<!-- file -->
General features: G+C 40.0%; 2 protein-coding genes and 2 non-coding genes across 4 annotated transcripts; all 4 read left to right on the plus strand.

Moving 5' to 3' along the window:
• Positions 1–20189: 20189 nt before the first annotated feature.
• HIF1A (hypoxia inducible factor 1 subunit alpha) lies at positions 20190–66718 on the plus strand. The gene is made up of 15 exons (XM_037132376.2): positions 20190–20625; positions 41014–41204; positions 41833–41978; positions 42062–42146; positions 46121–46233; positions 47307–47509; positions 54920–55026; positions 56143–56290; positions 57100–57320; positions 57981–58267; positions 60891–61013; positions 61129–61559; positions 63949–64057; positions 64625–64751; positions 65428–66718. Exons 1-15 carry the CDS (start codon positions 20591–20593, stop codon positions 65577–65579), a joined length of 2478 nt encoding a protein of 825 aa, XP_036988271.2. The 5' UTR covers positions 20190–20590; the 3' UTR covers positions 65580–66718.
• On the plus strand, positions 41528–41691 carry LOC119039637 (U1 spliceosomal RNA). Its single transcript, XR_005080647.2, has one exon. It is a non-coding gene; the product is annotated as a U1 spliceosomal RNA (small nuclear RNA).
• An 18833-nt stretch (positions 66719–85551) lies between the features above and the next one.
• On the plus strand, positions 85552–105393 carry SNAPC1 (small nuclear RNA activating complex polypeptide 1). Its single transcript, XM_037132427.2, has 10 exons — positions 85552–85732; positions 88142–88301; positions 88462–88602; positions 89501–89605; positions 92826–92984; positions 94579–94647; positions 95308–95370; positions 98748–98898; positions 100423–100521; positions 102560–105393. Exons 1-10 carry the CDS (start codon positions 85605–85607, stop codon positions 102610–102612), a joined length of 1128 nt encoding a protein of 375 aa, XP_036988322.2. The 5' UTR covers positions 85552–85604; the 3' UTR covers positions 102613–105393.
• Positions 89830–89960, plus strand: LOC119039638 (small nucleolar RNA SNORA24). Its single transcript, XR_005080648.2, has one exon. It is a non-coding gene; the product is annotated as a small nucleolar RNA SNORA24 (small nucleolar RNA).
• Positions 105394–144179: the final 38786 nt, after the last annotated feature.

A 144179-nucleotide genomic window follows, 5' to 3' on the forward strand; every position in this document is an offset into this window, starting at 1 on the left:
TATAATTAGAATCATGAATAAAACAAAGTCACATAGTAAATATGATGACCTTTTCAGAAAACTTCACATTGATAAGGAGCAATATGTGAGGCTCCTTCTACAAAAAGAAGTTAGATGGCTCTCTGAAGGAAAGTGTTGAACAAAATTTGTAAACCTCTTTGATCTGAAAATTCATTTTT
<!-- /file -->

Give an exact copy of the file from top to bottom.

General features: G+C 40.0%; 2 protein-coding genes and 2 non-coding genes across 4 annotated transcripts; all 4 read left to right on the plus strand.

Moving 5' to 3' along the window:
• Positions 1–20189: 20189 nt before the first annotated feature.
• HIF1A (hypoxia inducible factor 1 subunit alpha) lies at positions 20190–66718 on the plus strand. The gene is made up of 15 exons (XM_037132376.2): positions 20190–20625; positions 41014–41204; positions 41833–41978; positions 42062–42146; positions 46121–46233; positions 47307–47509; positions 54920–55026; positions 56143–56290; positions 57100–57320; positions 57981–58267; positions 60891–61013; positions 61129–61559; positions 63949–64057; positions 64625–64751; positions 65428–66718. Exons 1-15 carry the CDS (start codon positions 20591–20593, stop codon positions 65577–65579), a joined length of 2478 nt encoding a protein of 825 aa, XP_036988271.2. The 5' UTR covers positions 20190–20590; the 3' UTR covers positions 65580–66718.
• On the plus strand, positions 41528–41691 carry LOC119039637 (U1 spliceosomal RNA). Its single transcript, XR_005080647.2, has one exon. It is a non-coding gene; the product is annotated as a U1 spliceosomal RNA (small nuclear RNA).
• An 18833-nt stretch (positions 66719–85551) lies between the features above and the next one.
• On the plus strand, positions 85552–105393 carry SNAPC1 (small nuclear RNA activating complex polypeptide 1). Its single transcript, XM_037132427.2, has 10 exons — positions 85552–85732; positions 88142–88301; positions 88462–88602; positions 89501–89605; positions 92826–92984; positions 94579–94647; positions 95308–95370; positions 98748–98898; positions 100423–100521; positions 102560–105393. Exons 1-10 carry the CDS (start codon positions 85605–85607, stop codon positions 102610–102612), a joined length of 1128 nt encoding a protein of 375 aa, XP_036988322.2. The 5' UTR covers positions 85552–85604; the 3' UTR covers positions 102613–105393.
• Positions 89830–89960, plus strand: LOC119039638 (small nucleolar RNA SNORA24). Its single transcript, XR_005080648.2, has one exon. It is a non-coding gene; the product is annotated as a small nucleolar RNA SNORA24 (small nucleolar RNA).
• Positions 105394–144179: the final 38786 nt, after the last annotated feature.

A 144179-nucleotide genomic window follows, 5' to 3' on the forward strand; every position in this document is an offset into this window, starting at 1 on the left:
TATAATTAGAATCATGAATAAAACAAAGTCACATAGTAAATATGATGACCTTTTCAGAAAACTTCACATTGATAAGGAGCAATATGTGAGGCTCCTTCTACAAAAAGAAGTTAGATGGCTCTCTGAAGGAAAGTGTTGAACAAAATTTGTAAACCTCTTTGATCTGAAAATTCATTTTT